- What is Public Intoxication? (FindLaw’s Blotter)
- States Far Ahead of FDA in E-Cig Regulations (FindLaw’s Law and Daily Life)
Smart lawyers know that law often does not have that much to do with how juries and judges will make their decisions. They present arguments which, sure, include points of law. But they hammer what they have found to be the deep defaults in the human mind. Perhaps more lawyers should play that hand.
Trial judge Morris Hoffman has given this a lot of thought. Now he has published a book on it. It’s “The Punisher’s Brain: The Evolution of Judge and Jury.” it is reviewed by no less than The Economist.
In “The Punisher’s Brain,” Hoffman contends, reports The Economist:
“People’s view of others’ misdoings have more to do with evolution than abstract legal philosophy … In all their modern complexity, legal systems are a biological solution to a simple problem …”
The problem is that there are rogue human beings who decide to turn their backs on the benefits of being a social animal. Instead they push against the norms. That might be to get what they want. Or if they are pyschopaths they don’t feel any restraint not to.
Unfortunately, Hoffman doesn’t have recommendations on how to deter that aberrant behavior. For much of it, we in 12-step programs observe, punishment does not halt anti-social behavior. It’s the rare addict who gets something out of incarceration. The majority is determined to booze it up and/or score illegal substances after release.
Eventually, app developers might come up with signals from smartphones which can persuade miscreants to choose the social good instead of robbing the convenience store and offing the counter help.
As we’ve recently discussed, your business may require various types of insurance to protect it from the unpredictable storms of liability. But as you might imagine, it was impossible to cover all of the many helpful types of business insurance in the same digital breath.
For example, what about employee health insurance? Or insurance for corporate events? We hear you.
Now that we’ve had a breather, here are five more types of insurance your business may need:
1. Health Insurance
In 2012, one in four small businesses lacked health insurance, and in 2015 Obamacare’s employer mandate will take effect (probably, barring any more delays). Regardless of the size of your business, you have several options when it comes to obtaining health insurance for your employees in compliance with the Affordable Care Act.
The much-maligned online health insurance exchanges can also be used by small businesses through the Small Business Health Options (SHOP) Marketplace.
And while it’s true that your small business may not be required by law to supply your employees with health insurance, you still may not want the liability that comes with an office full of sick employees.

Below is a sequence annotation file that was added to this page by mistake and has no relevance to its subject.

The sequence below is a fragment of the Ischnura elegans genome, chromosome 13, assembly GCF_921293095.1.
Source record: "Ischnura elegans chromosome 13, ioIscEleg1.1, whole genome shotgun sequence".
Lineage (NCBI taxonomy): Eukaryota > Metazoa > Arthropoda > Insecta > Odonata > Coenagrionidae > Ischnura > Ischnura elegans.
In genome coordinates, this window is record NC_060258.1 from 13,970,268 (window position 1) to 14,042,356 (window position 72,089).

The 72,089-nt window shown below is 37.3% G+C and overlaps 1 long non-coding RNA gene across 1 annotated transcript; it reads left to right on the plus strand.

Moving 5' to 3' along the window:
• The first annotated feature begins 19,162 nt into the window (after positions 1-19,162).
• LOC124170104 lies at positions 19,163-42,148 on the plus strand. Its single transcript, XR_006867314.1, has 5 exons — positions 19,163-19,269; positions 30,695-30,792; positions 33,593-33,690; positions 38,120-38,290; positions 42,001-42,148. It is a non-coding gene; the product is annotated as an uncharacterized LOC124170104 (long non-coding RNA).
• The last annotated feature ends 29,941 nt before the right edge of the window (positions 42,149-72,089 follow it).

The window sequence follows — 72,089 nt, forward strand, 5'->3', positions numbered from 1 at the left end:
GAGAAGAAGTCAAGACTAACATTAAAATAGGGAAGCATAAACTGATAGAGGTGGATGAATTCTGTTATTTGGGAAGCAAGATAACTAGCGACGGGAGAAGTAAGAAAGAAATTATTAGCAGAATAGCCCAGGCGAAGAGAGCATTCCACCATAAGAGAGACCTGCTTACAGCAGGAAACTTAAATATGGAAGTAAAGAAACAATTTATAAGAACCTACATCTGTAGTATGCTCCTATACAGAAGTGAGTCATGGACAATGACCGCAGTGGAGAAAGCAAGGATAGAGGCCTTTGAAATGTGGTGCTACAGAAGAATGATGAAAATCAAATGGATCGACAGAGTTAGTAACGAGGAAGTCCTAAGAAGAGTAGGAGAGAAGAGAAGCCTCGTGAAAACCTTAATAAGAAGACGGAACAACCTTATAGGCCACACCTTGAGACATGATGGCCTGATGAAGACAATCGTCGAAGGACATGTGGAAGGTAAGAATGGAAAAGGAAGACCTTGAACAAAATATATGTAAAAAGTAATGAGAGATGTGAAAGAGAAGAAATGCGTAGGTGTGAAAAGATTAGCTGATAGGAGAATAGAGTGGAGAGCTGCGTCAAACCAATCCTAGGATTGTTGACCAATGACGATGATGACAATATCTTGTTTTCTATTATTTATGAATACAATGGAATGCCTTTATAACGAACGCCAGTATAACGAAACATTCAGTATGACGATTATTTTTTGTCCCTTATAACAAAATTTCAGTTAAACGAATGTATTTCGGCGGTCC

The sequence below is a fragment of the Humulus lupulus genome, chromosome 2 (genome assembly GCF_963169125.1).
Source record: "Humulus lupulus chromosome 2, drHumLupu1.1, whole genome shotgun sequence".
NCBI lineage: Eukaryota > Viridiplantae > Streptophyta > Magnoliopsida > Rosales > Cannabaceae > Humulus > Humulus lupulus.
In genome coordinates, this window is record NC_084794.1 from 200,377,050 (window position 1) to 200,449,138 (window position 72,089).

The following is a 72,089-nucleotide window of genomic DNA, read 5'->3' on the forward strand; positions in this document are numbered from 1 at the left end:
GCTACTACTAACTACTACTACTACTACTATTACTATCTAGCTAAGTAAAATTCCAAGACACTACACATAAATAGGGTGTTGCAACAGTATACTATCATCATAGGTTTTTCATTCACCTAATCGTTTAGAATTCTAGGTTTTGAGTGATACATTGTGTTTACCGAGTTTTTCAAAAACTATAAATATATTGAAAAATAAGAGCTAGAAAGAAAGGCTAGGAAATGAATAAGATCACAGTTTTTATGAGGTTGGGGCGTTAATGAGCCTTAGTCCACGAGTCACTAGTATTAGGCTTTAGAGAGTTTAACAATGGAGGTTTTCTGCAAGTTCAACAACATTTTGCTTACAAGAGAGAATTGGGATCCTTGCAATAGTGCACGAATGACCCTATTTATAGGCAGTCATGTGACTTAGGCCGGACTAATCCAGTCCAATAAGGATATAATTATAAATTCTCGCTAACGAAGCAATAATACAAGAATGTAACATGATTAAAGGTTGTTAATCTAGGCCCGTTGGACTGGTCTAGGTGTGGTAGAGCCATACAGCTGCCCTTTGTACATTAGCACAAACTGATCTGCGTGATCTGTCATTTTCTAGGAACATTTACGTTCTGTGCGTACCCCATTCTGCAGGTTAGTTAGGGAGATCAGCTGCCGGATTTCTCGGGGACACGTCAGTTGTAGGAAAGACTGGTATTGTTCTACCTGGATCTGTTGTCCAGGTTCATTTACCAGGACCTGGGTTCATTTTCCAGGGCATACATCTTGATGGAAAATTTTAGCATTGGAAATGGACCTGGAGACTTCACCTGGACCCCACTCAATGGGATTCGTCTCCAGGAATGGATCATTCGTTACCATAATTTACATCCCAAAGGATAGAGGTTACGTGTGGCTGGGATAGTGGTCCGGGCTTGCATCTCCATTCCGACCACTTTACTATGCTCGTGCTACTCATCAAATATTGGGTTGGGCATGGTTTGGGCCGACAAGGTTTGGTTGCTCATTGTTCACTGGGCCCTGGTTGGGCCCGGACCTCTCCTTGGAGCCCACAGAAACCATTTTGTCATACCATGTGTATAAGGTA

2. Event Insurance
Your business may already have commercial liability insurance, but it may pay off in the long run to purchase event insurance for your next business retreat or grand opening. The extra coverage for liquor liability and personal injury couldn’t hurt, and if the event is canceled, you’ll be able to get some money back for those non-refundable deposits (e.g., the chocolate fountain that you ordered).
3. Malpractice/Professional Liability Insurance
Professional liability insurance, also known as malpractice or error and omissions insurance, may be required if your business or firm largely employs:
- Architects, or
This type of insurance protects you from liability from claims that an error or omission that caused a client to suffer physical or financial harm.
4. Disability Insurance
For very small businesses or sole proprietors, disability insurance can be the key to keeping you (and your future business) financially afloat in the event of a short-term or long-term disability. Employers may also consider offering this benefit to employees.
5. Auto Insurance
If your business involves travel or delivery by car, then it might be smart to get some auto liability insurance. Since you’re likely to be held liable for accidents that occur while your employee is driving (even his or her own car) within the scope of his or her employment, you’ll want a policy that covers those potential risks of liability.
Talk to your business attorney about which insurance policies are right for you.
- Employers dropping long-term disability insurance (Portland Press Herald)
- Obamacare for Small Businesses: A Basic Checklist (FindLaw’s Free Enterprise)
- Can Cyber Insurance Pay Off for Your Business? (FindLaw’s Free Enterprise)
- What Is Disability Insurance? 3 Basic Questions (FindLaw’s Injured)